I was in the holy town of Rishikesh on the Ganges in India at the end of last year when I saw a photograph of a woman with long hair and soft eyes, her hand twisted into a mudra – a gesture of spiritual power. The photograph was on the cover of a book called Death Must Die (2000) in the window of one of the town’s many bookshops. It showed the Bengali mystic Shree Anandamayee Ma, a woman born into a poor family in 1896, who became part of a renaissance of Indian saints as the British Raj entered its twilight years. She spent her life as a wandering pilgrim and radiated a serenity so profound that she was often forced to leave without warning in the middle of the night to escape the crowds who adored her, boarding the first train without knowing where it was going, as an act of surrender to the cosmic will.
Death Must Die is a book about surrender. It is the diary of a Jewish Viennese woman called Blanca who became the disciple of Shree Anandamayee Ma in 1945. Blanca writes, ‘I hardly meditate here, but feel that being with Her is one intense, unbroken meditation.’ What is poignant about the diary is the fact that Blanca describes in detail her life in the ashram in Benares, also known as Varanasi, but barely mentions the historic events through which she is living, albeit at a distance: the Nazi defeat and the Holocaust, in which most of her family died. ‘What is evil?’ she asks. ‘Evil is simply to forget God, and in Her presence this is not in the realm of possibility’ (her italics).
Blanca believes that Shree Anandamayee Ma may be an incarnation of the Hindu goddess Kali, the Dark One, whose image so terrified the British colonisers of India because of her long tongue, her nakedness, her wild hair, and her necklace of men’s skulls. Kali drinks the blood of the men who disrespect her. She destroys that which blocks enlightenment. In the same way, Blanca wrote of Shree Anandamayee Ma, ‘She draws out people’s negativity and takes it on Herself and eats it up’.
My trip to Rishikesh coincided with Diwali, the festival of lights, which celebrates the symbolic triumph of good over evil, hope over despair. The air is poisoned by the smoke of firecrackers thrown by children on the banks of the sacred river. They sound like bombs exploding and so the atmosphere of the festival has something of a war about it.
I live in Berlin now, in an apartment building half-bombed by the Allies during the Second World War. The windows of my living room look out onto the missing part of the building. There are no curtains. The former crater has been turned into a sun terrace on which an elderly lady waters the plants and feeds the birds in the summer. In the street below, Syrian mothers push their babies in prams past Woolworths, which still exists here. It sells mini bottles of Jägermeister.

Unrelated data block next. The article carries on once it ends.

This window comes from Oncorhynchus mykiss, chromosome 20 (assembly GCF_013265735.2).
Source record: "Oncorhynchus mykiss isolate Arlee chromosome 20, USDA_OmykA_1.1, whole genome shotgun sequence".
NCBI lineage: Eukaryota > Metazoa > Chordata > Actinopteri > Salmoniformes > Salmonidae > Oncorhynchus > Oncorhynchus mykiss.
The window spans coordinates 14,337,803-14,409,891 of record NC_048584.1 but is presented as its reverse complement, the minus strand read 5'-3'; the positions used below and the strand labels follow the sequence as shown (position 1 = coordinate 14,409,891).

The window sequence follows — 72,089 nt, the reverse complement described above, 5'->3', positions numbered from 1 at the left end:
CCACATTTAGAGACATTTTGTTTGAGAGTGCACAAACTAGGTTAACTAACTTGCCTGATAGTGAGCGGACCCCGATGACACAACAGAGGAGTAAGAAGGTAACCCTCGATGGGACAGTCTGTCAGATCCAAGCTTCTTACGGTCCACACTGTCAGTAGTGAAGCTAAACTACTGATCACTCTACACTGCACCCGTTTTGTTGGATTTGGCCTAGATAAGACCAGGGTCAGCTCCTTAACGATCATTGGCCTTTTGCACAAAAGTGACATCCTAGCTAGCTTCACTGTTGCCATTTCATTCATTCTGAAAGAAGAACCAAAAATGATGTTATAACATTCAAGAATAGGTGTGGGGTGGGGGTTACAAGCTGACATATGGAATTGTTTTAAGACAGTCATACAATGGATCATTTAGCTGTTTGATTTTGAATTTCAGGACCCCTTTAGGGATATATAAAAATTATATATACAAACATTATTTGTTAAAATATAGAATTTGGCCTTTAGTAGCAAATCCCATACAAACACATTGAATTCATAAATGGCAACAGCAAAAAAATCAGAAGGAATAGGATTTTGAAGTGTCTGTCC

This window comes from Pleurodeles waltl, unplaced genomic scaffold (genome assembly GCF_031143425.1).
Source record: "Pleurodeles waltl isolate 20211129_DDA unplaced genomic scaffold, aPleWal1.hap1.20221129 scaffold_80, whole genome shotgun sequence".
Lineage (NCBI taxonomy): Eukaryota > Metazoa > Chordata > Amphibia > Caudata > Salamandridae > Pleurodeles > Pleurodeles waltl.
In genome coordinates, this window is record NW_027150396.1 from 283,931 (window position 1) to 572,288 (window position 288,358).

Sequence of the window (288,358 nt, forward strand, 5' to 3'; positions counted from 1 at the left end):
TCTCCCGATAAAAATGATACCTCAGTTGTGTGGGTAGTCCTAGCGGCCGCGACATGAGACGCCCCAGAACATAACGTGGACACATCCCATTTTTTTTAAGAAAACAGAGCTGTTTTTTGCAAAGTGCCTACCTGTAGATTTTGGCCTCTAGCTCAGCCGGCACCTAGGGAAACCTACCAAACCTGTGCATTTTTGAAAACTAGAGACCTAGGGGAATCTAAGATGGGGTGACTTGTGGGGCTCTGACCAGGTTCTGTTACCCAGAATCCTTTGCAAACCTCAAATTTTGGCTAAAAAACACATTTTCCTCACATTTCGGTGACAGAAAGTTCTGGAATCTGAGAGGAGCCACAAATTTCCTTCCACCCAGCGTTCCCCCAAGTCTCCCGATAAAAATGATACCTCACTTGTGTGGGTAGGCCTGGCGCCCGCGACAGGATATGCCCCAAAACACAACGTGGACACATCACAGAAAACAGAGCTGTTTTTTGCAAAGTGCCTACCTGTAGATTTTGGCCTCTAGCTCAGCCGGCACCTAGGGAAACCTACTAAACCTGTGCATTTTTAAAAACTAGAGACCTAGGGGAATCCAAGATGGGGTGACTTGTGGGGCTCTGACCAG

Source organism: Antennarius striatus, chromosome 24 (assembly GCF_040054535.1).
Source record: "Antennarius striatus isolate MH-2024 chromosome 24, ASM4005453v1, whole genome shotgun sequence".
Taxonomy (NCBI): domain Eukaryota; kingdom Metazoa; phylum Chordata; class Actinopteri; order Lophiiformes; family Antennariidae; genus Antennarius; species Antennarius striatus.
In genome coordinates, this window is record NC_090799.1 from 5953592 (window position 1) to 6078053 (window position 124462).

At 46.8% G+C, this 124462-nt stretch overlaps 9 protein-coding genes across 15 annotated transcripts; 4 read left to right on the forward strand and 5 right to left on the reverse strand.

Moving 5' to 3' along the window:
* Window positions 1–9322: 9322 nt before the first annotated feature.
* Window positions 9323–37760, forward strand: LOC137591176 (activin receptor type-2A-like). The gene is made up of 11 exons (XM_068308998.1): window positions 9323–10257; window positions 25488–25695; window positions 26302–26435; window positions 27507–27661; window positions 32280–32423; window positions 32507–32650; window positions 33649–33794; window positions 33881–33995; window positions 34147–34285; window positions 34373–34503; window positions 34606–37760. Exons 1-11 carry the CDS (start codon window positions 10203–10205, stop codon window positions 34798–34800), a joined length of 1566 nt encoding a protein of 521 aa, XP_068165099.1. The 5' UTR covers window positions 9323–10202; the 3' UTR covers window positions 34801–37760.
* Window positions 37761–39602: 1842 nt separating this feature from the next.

A Woman in Berlin (2003) is the anonymous diary of a German woman writing at the same time as Blanca, during the Nazi defeat in the spring of 1945. It is one of the finest accounts of the war that I have read. Unlike Blanca, this woman is not Jewish. She is neither a member of the Nazi Party nor a member of the resistance.
‘What’s clear is that every threat to your life boosts your vitality,’ she writes. Her nights are spent under Allied bombardment in the cellar of an apartment building similar to mine: ‘the official term is air-raid shelter. We call it cave, underworld, catacomb of fear, mass grave.’ In the park, ‘all the trees are covered in white powder, riddled with bullet holes, badly wounded.’ On the Nazi defeat, she is frank, ‘Deep down we women are experiencing a kind of collective disappointment. The Nazi world – ruled by men, glorifying the strong man – is beginning to crumble, and with it the myth of “Man.”’
The book was met with shame when it was first published in Germany in 1959. The author demanded that it was not published again until after her death, in 2001. Then, it was a success.
I am moving to Lisbon this month and looking forward to visiting Casa das Histórias, the museum dedicated to Paula Rego, who has been my favourite artist since I was a teenager. She is a seer of how power works on women. Her black pencil drawing Dog Woman, made in 1952, is part of the museum’s collection. It is a rougher, more Kali-like image of rage than the coloured pastel drawing of the same name which Rego made 42 years later in 1994. I still look at the latter when I am in need of inspiration.
The Frieze Writer's Prize 2017 is judged by frieze associate editor Pablo Larios, artist and writer Ed Atkins, and novelist and co-editor of Semiotext(e) Chris Kraus. The closing date for entries is 18 July. For more information go here.
Main image: Paula Rego, Dog Woman, 1952, pencil drawing